Osgoode Township, Ontario

Osgoode Township, Ontario

Osgoode Township, Ontario

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Osgoode Township is a former township that is now a part of the city of Ottawa, Ontario, Canada. It encompassed the same area that is currently Osgoode Ward. The township along the Rideau River was established in 1798 and incorporated in 1850. It was an independent township in Carleton County until its amalgamation with the city in 2001. It remains a largely rural area with only some 20,000 inhabitants as of 2006. On Ottawa city council it is represented by its former mayor Doug Thompson.

Several branches of the Castor River, a tributary of the South Nation River, flow through the township.

The township took its name from William Osgoode, the first Chief Justice of Upper Canada.


Originally the territory of the Mississaugas Amerindians, the land for the township was acquired by the British in the 1780s. But not until 1827 did the first European settlers, the McDonnell and York families, arrive. The early settlers were attracted to the area by the good farm land and the large stands of white pine and white oak. The first two township roads intersected in Baker's Corners (now Metcalfe). Further settlement in the township followed the construction of the Rideau Canal and the railway through Osgoode.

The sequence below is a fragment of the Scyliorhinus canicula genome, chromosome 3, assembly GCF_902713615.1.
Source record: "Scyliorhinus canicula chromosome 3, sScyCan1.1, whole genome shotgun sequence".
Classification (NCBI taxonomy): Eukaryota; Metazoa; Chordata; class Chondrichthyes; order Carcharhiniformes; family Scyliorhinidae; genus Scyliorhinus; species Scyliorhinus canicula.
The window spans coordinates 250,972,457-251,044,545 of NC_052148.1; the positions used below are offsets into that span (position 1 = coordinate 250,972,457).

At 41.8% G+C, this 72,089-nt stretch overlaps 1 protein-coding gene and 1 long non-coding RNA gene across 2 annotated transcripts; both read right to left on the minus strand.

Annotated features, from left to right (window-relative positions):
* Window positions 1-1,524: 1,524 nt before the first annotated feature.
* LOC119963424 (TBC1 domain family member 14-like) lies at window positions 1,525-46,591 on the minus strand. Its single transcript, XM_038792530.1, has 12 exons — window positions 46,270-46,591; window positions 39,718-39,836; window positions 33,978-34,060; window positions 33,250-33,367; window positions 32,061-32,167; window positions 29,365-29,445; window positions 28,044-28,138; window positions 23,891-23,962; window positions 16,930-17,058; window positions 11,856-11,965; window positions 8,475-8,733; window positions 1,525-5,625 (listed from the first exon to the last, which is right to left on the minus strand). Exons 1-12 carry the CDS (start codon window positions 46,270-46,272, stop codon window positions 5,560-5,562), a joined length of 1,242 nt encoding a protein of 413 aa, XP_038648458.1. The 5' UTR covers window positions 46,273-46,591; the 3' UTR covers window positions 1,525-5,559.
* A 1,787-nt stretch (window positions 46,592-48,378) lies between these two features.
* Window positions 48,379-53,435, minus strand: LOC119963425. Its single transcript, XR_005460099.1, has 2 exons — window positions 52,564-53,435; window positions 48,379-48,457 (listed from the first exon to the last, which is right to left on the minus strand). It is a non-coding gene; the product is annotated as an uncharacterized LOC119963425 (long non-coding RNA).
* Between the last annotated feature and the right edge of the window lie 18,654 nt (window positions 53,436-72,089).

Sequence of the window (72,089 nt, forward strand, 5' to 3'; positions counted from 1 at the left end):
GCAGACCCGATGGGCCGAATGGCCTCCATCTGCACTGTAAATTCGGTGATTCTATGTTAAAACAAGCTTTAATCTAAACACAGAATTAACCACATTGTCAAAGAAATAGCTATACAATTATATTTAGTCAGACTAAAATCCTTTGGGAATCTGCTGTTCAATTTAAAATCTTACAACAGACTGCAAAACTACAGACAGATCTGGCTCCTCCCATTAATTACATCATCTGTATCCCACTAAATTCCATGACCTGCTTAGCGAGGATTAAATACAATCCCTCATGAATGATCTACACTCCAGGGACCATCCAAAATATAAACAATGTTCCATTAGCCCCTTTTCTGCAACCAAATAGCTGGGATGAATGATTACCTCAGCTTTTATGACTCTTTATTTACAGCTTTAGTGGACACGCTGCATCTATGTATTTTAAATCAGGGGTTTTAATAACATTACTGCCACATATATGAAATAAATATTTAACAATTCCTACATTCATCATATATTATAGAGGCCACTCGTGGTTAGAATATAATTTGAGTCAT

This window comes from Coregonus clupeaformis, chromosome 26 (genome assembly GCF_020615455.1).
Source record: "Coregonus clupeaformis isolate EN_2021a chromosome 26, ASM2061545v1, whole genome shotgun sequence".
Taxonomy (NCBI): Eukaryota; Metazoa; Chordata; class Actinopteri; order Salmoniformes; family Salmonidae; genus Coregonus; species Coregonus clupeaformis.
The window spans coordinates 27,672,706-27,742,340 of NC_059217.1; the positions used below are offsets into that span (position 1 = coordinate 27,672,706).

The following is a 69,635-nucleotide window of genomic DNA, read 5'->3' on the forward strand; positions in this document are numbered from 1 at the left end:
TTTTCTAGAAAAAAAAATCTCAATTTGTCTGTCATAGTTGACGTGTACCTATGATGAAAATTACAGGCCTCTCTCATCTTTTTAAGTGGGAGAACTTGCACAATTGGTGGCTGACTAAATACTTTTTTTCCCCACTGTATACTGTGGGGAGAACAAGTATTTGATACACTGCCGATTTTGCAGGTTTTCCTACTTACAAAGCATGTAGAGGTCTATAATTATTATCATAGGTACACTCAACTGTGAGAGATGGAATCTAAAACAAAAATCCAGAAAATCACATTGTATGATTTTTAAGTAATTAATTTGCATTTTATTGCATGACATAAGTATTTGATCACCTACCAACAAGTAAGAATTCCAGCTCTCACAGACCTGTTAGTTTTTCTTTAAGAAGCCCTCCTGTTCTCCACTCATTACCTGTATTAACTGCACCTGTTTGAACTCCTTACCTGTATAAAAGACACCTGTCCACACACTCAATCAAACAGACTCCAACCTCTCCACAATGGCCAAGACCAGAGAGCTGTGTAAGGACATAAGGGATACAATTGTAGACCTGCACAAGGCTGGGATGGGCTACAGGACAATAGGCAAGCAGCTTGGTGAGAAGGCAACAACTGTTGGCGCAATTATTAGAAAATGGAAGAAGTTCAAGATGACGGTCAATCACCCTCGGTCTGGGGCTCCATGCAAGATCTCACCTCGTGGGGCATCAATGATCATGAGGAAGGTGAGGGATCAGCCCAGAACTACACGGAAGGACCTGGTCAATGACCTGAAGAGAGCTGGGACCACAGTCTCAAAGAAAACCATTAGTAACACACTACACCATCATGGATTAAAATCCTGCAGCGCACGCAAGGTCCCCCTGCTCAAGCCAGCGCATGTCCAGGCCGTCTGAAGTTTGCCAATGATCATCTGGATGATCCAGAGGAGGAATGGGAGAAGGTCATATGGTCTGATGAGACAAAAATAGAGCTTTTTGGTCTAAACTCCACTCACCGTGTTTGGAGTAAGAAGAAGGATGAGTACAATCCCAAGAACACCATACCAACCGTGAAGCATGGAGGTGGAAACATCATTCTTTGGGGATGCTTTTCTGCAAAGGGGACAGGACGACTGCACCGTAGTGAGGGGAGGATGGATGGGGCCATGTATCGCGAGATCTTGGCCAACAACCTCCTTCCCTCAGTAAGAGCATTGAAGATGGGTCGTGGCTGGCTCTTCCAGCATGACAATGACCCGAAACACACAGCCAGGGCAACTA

Osgoode Township was incorporated in 1850. It was merged into the City of Ottawa on January 1, 2001.


  • 1850 - Arthur Allen
  • 1855 - John Dow
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